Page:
When it comes to arguing, nobody's better than you.
You argue about bedtime, mealtime and bathtime. You argue with your brother or sister. Some people might call you sassy. Others might say you're dissing them.
But at school, they call it "debate," and that's where you learned that respectful arguing is as old as America. It's also your best chance to change what's wrong.
But would you give over your entire life for the sake of making change? In the new audiobook "Sojourner Truth: From Slave to Activist for Freedom" by Mary G. Butler, performed by Allyson Johnson, you'll hear about someone who did.
Somewhere around the year 1797, a young girl named Isabella was born into slavery near New York City. Because Isabella's owner, Col. Hardenburgh, spoke Dutch, that was the language Isabella grew up speaking.
When she was about 9 years old, Isabella's owner died, and she was sold, along with a flock of sheep, for $100. Her new owner was a cruel man, but there was nothing Isabella could do, because she was a slave and slaves had no rights. She was sold again and yet again.
In 1826, because of a broken promise and forthcoming New York law, Isabella walked away from her final owner, with her baby daughter, and was taken in by a family that helped her gain her freedom. She later sued her former owner on behalf of a son who was sold illegally, and in doing so, she became the first black woman to successfully sue a white man.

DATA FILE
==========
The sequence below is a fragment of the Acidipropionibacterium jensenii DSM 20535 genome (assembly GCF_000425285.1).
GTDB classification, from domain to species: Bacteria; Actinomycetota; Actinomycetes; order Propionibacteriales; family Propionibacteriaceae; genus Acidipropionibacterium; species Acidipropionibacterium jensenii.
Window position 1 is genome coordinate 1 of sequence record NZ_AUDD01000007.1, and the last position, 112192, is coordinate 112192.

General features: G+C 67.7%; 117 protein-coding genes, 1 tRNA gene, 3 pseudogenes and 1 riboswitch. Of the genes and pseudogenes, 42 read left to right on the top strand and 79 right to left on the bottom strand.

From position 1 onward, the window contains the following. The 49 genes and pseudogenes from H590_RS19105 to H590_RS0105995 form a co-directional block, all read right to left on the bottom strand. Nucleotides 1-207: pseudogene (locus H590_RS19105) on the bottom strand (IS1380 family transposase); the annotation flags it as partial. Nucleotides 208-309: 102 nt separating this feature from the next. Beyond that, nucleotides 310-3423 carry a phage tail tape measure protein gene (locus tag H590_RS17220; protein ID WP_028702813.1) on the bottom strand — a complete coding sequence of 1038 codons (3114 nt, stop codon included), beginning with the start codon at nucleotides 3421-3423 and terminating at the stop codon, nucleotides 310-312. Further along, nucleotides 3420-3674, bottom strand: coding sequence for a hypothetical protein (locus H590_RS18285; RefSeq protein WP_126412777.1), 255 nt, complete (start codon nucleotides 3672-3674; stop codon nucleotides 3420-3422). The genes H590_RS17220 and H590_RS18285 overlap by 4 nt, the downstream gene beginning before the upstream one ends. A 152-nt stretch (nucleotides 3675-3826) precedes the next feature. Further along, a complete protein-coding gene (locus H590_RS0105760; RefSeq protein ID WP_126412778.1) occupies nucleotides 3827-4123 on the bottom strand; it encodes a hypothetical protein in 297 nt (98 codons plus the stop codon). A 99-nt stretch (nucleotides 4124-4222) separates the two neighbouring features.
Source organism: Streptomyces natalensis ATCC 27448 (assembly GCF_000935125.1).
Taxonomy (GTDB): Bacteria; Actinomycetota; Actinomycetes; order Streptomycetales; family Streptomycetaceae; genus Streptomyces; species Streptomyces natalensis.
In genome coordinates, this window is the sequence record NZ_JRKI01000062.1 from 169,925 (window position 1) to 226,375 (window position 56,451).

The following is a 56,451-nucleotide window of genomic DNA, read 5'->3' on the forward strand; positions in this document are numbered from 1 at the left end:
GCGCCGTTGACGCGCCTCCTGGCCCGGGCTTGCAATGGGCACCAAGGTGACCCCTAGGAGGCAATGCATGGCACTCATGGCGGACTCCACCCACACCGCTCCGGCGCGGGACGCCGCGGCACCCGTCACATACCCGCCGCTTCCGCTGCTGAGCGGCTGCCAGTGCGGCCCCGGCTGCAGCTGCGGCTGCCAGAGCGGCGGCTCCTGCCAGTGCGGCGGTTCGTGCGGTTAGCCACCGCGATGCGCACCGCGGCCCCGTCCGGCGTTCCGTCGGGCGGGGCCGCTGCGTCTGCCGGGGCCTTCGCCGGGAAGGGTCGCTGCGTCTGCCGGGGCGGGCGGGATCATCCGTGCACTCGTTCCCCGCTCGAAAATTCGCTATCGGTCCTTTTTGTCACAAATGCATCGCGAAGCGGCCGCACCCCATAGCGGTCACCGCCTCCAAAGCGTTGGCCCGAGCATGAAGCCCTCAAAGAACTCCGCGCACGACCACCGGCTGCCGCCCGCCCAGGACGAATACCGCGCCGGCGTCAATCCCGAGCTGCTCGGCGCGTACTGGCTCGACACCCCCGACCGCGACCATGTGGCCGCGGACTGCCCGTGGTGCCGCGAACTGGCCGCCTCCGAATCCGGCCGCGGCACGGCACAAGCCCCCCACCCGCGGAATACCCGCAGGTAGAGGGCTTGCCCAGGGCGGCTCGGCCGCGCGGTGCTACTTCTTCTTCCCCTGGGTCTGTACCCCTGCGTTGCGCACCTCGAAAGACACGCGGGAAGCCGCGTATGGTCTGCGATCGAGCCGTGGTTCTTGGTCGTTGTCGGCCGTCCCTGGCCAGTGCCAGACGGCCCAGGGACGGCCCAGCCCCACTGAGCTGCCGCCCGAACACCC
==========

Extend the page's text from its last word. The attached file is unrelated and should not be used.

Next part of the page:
In 1827, Isabella had a religious vision and converted to Christianity. After living with an Evangelistic group for a time, she left, changed her name to Sojourner Truth and became an itinerant preacher.
For most of the rest of her life, Truth toured the young United States and lectured on freedom, women's rights and slavery. She recruited soldiers for the Union during the Civil War, wrote several books, used the courts to stand up for herself, forced desegregation and bought property, all of which was rare for women -- especially black women -- at that time.
In November 1883, Sojourner Truth died at her home near Battle Creek, Mich.
While it might seem, just reading this review, that what you'll find in "Sojourner Truth: From Slave to Activist for Freedom" is dry, it's not entirely so.
The author includes plenty of extraneous information, and Johnson adds in a bit of voicework for drama, but there's a hidden surprise on this audiobook that's not mentioned anywhere.
Every now and then, the story stops for a "note" that explains different facets of Sojourner Truth's life and the times in which she lived. These little asides are nice to hear and make for a more meaningful story.
Perhaps not surprisingly, given its thoroughness, "Sojourner Truth: From Slave to Activist for Freedom" is good for anyone 9 to adult. If you want to know more about this remarkable woman, this audiobook is arguably one of the better sources.
Terri Schlichenmeyer's children's book reviews appear weekly in View.